Ratio of functions, surjective (analysis course)

• riskandar
In summary: The intermediate value theorem states that if a continuous function takes on values of both very large and very large negative, then it must take on every value in between. So to prove g is surjective, you just need to show that it takes on both very large and very large negative values, which is what the problem asks for.In summary, the conversation discusses a proof involving a continuous function f and a function g defined as g(x) = x^k + f(x), where k is an integer greater than or equal to 1. The problem asks to prove that g is surjective if k is odd and that there exists a real number y such that the image of g is [y,inf) if k is even. The
riskandar

Homework Statement

let f: R->R be a continuous function
Suppose k>=1 is an integer such that

lim f(x)/x^k = lim f(x)/x^k = 0
x->inf x->-inf

set g(x)= x^k + f(x)

g: R->R

Prove that
(i) if k is odd, then g is surjective
(ii) if k is even, then there is a real number y such that the image of g is [y,inf)

The Attempt at a Solution

I am completely stuck at this all I can think of is x^k goes to infinity then the ratio of the functions can go to 0 if either f(x) goes to 0 or f(x) is a constant or f(x) goes to infinity slower than x^k (I am not sure about this)

Any help will be very much appreciateve

Because $$g$$ is continuous, you can use the intermediate value theorem. To show that $$g$$ is surjective, it is enough to show that $$g$$ becomes both very large and very large negative.

To prove this part, you need to think about the qualitative behavior of $$f$$ and $$g$$. The hypothesis on $$f$$ says that $$f(x)$$ is negligible compared to $$x^k$$ as $$|x|$$ becomes large. Therefore $$g(x)$$ should "behave almost like" $$x^k$$ as $$|x|$$ becomes large. Figure out a way to make this precise.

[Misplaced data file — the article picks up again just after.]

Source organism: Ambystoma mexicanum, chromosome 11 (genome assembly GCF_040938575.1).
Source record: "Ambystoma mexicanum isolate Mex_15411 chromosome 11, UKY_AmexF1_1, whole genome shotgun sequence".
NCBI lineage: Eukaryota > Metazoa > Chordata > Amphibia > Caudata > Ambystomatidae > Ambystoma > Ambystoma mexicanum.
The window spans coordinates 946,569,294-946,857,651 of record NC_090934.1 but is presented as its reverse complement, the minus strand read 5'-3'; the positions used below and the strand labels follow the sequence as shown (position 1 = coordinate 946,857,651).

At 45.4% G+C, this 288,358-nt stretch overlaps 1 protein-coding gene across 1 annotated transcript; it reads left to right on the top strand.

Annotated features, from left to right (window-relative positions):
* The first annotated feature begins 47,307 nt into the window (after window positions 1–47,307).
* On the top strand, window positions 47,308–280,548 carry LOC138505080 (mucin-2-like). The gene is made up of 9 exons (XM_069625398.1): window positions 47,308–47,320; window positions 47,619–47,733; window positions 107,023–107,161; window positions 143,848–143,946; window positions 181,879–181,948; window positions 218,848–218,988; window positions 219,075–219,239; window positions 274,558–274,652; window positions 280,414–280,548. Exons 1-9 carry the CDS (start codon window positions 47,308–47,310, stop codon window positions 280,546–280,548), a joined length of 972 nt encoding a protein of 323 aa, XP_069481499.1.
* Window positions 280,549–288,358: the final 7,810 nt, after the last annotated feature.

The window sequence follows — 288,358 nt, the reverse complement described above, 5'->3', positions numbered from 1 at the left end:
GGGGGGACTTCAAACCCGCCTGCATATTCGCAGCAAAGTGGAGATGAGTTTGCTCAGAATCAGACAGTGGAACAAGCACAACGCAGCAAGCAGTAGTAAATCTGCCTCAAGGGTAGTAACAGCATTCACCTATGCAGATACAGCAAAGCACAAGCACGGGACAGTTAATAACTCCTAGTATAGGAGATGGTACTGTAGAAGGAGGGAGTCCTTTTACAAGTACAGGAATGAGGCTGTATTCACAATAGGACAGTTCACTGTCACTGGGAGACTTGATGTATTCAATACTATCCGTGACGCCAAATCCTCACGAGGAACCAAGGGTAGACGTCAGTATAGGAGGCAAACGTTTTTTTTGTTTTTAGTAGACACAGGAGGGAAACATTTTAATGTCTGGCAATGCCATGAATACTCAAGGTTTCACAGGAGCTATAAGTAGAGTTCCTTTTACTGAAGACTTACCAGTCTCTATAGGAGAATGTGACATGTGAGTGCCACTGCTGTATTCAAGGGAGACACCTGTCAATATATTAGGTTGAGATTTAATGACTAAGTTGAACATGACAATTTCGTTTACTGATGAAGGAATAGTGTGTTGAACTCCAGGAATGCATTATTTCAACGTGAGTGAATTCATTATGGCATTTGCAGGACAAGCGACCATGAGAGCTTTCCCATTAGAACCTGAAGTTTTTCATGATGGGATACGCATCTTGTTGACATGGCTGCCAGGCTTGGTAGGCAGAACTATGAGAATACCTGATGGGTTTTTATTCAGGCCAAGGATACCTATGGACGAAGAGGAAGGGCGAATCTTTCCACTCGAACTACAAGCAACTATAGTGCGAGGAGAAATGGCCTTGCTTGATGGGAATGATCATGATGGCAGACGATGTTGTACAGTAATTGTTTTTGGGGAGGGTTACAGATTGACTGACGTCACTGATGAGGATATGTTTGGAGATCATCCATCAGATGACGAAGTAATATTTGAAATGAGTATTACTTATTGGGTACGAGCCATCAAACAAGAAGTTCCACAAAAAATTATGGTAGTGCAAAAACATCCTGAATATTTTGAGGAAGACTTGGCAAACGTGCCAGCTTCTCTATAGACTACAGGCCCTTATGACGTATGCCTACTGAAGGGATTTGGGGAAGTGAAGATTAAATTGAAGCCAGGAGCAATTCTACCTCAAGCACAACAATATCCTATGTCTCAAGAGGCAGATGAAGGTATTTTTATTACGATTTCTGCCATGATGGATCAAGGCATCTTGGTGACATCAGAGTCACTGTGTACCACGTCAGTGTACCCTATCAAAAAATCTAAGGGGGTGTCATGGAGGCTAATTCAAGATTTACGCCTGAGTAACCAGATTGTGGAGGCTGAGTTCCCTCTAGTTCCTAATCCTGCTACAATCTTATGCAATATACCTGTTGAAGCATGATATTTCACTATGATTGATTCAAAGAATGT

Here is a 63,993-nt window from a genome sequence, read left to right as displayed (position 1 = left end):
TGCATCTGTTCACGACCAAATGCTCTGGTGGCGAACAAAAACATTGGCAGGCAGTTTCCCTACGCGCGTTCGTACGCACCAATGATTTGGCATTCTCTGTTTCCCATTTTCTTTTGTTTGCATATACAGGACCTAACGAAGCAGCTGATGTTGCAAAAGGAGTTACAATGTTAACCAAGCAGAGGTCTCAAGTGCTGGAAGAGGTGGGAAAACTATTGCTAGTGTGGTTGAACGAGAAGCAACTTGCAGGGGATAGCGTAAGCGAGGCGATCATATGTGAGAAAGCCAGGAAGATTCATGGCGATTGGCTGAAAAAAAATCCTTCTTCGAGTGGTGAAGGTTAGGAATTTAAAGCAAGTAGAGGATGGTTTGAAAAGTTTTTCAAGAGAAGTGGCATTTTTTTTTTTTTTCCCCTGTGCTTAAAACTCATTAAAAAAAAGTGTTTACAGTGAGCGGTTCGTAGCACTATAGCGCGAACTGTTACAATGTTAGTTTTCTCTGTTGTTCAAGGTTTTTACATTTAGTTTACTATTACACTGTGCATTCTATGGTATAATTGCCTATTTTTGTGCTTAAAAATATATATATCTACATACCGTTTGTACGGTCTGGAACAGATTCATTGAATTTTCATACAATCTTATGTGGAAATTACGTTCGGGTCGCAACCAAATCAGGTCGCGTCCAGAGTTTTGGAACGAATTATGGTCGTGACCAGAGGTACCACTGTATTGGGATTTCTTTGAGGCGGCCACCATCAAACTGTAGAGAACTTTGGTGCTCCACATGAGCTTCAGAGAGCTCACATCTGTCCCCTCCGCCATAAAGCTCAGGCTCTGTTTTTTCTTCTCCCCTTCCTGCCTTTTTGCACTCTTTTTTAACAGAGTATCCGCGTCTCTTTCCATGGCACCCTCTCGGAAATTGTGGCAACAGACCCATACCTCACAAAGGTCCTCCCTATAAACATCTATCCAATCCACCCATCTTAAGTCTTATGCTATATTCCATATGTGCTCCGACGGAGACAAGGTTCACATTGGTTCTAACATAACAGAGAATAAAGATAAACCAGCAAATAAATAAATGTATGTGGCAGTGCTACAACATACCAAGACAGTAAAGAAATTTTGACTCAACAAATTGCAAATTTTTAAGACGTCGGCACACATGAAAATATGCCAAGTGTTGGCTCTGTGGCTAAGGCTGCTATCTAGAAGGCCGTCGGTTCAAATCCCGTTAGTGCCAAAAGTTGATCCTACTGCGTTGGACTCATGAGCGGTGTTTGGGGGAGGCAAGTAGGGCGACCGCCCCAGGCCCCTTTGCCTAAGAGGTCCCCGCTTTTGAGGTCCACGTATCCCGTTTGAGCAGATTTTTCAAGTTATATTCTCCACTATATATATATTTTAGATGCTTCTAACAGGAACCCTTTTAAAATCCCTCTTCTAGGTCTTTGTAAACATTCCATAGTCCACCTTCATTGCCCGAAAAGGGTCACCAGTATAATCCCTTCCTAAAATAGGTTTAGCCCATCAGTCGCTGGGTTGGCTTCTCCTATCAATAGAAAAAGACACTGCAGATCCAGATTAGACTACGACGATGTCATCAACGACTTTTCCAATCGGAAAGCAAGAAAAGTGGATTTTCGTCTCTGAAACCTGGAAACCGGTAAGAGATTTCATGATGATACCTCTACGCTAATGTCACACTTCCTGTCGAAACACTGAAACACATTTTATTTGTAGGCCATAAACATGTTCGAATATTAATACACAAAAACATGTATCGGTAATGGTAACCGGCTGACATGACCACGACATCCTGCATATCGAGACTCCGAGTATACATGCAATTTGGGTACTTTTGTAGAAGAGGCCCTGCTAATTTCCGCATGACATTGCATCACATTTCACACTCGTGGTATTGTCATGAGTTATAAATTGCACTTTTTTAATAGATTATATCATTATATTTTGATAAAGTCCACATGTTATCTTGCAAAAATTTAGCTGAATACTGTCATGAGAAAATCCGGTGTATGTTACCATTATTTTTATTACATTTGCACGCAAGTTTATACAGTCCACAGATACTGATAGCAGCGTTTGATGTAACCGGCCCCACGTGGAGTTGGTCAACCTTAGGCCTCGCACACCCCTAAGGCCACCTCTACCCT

ystael said:
Because $$g$$ is continuous, you can use the intermediate value theorem. To show that $$g$$ is surjective, it is enough to show that $$g$$ becomes both very large and very large negative.

To prove this part, you need to think about the qualitative behavior of $$f$$ and $$g$$. The hypothesis on $$f$$ says that $$f(x)$$ is negligible compared to $$x^k$$ as $$|x|$$ becomes large. Therefore $$g(x)$$ should "behave almost like" $$x^k$$ as $$|x|$$ becomes large. Figure out a way to make this precise.

Where do I use the intermediate value theorem? Is it to prove surjective?

riskandar said:
Where do I use the intermediate value theorem? Is it to prove surjective?

Yes.

1. What does it mean for a function to be surjective?

A function is surjective if every element in the range (output) of the function has at least one corresponding input value in the domain. In other words, the function "maps onto" its entire range.

2. How is the ratio of two functions calculated?

The ratio of two functions is calculated by dividing the output of the first function by the output of the second function for a given input value. This can also be represented algebraically as f(x)/g(x).

3. Can the ratio of two surjective functions ever be undefined?

Yes, the ratio of two surjective functions can be undefined if the denominator function has an output value of 0 for a given input value. This would result in a division by 0 error, making the ratio undefined.

4. How does the surjectivity of a function affect its ratio with another function?

If both functions are surjective, then their ratio will also be surjective. However, if only one of the functions is surjective, the ratio may not be surjective as there may be elements in the range of the numerator function that do not have a corresponding input value in the range of the denominator function.

5. Can a function be both surjective and non-surjective at the same time?

No, a function cannot be both surjective and non-surjective at the same time. A function is either surjective or it is not. If a function is surjective, it means that it maps onto its entire range, so it cannot have elements in its range that do not have a corresponding input value in its domain.

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